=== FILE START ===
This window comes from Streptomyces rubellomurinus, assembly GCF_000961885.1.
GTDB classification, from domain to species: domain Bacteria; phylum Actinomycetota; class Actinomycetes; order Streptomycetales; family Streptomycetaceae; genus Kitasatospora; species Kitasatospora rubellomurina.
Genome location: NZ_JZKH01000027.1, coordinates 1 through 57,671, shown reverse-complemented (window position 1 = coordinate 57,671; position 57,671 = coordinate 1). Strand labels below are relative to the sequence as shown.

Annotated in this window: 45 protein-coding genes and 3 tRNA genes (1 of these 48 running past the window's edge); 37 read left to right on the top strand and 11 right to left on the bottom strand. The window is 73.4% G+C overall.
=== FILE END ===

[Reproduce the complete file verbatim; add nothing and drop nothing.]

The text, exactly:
This window comes from Streptomyces rubellomurinus, assembly GCF_000961885.1.
GTDB classification, from domain to species: domain Bacteria; phylum Actinomycetota; class Actinomycetes; order Streptomycetales; family Streptomycetaceae; genus Kitasatospora; species Kitasatospora rubellomurina.
Genome location: NZ_JZKH01000027.1, coordinates 1 through 57,671, shown reverse-complemented (window position 1 = coordinate 57,671; position 57,671 = coordinate 1). Strand labels below are relative to the sequence as shown.

Annotated in this window: 45 protein-coding genes and 3 tRNA genes (1 of these 48 running past the window's edge); 37 read left to right on the top strand and 11 right to left on the bottom strand. The window is 73.4% G+C overall.